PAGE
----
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Syrian rebels, military fight over key highways

BEIRUT — Syrian rebels on Saturday blocked a newly built bypass road linking the capital Damascus with the northern city of Aleppo, an activist group said, while state media reported that government troops secured a strategic highway between the capital and the southern city of Daraa.

In northern Syria, rebels took over two army posts on a desert road that serves as an alternate route into the city of Aleppo after days of fighting, said Rami-Abdul-Rahman, who heads the Britain-based Syrian Observatory for Human Rights.

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The regime built the bypass after rebel forces cut off the main route in the fall.

Meanwhile, state TV said government troops were able to secure the highway linking Damascus with the southern city of Daraa, where the uprising against Assad’s regime began more than two years ago.

The reports came as an activist group said the US ambassador to Syria, Robert Ford, who left the country last year, met a few day ago with a rebel commander at a border crossing point with Turkey.

The Aleppo Media Center said Ford met on Thursday with Colonel Abdul-Jabbar al-Akidi, head of Aleppo province’s rebel military council at the Bab al-Salama border crossing point.

It posted a picture and a video of the two men standing on a road just a few yards outside a fence that appeared to be the border between Turkey and Syria.

The center quoted Akidi as calling on the United States to lift an arms embargo imposed on rebels.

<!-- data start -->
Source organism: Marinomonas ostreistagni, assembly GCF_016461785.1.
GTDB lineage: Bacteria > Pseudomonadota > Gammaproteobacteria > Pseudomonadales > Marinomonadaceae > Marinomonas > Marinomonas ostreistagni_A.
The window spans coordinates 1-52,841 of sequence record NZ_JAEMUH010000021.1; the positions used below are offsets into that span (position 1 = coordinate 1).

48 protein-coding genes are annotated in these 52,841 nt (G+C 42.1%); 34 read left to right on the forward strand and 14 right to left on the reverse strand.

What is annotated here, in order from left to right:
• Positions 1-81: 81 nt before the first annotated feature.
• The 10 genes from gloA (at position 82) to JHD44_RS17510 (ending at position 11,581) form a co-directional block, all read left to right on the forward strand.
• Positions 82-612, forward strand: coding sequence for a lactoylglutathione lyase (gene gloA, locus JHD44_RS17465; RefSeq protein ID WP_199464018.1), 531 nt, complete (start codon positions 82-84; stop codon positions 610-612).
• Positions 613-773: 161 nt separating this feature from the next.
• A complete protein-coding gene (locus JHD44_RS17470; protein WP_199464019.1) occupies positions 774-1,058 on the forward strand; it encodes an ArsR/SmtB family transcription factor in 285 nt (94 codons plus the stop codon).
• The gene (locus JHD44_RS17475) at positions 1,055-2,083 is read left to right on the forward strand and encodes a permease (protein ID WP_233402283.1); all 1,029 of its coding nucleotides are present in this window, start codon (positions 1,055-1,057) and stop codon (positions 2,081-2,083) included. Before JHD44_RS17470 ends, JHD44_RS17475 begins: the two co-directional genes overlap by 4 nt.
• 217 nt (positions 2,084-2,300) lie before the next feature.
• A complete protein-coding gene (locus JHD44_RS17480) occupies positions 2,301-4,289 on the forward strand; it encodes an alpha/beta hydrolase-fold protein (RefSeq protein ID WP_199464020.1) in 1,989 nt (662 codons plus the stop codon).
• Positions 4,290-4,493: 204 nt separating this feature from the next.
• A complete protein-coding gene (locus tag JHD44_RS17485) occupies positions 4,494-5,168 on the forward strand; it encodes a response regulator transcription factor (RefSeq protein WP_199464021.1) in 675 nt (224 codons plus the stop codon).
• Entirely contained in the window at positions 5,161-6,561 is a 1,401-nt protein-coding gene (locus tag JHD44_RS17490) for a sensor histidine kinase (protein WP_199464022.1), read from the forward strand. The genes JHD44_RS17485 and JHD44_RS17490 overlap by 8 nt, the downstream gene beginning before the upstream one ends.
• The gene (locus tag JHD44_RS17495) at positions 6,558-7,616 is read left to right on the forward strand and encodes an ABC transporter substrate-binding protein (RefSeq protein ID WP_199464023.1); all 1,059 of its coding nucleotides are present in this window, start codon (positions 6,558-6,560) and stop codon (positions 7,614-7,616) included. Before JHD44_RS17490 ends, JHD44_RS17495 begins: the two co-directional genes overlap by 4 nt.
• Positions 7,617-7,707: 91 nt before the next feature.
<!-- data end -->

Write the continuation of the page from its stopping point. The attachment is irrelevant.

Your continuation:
The United States so far has balked at sending weapons to the rebels, fearing the arms could end up in the hands of Al Qaeda-linked groups or other extremists in the opposition ranks.

Ford was in Turkey to get the opposition to commit to a proposal presented last year at an international conference in Geneva that involves talks with the regime of President Bashar Assad.

The visit follows a decision by Russia and the United States to convene an international conference to bring representatives of the Assad regime and the opposition to the negotiating table. Such talks would aim at setting up a transitional government. No date has been set.

The plan, similar to the one set out last year in Geneva, calls for talks on a transitional government and an open-ended cease-fire.

Such efforts have run aground in the past, but Secretary of State John Kerry said there was a chance it might work this time. ‘‘If the political willpower is there and shared, and if people are prepared to compromise reasonably, there is a path forward to be able to have a peaceful solution in Syria,’’ he said late Friday.

The regime and the Syrian opposition have welcomed the idea, but with conditions. The opposition says talks can only begin once Assad and his aides have left. The regime says it will keep fighting the rebels, without saying at which stage it would be willing to halt its fire.

In Israel, meanwhile, an official confirmed that Prime Minister Benjamin Netanyahu will soon meet Russian President Vladimir Putin, an Assad ally.

Israel has expressed concern over what Israeli officials say is an imminent sale of advanced Russian antiaircraft missiles to Syria. Israel is worried that advanced Russian weapons could reach militant groups hostile to the Jewish state, such as Hezbollah in Lebanon.

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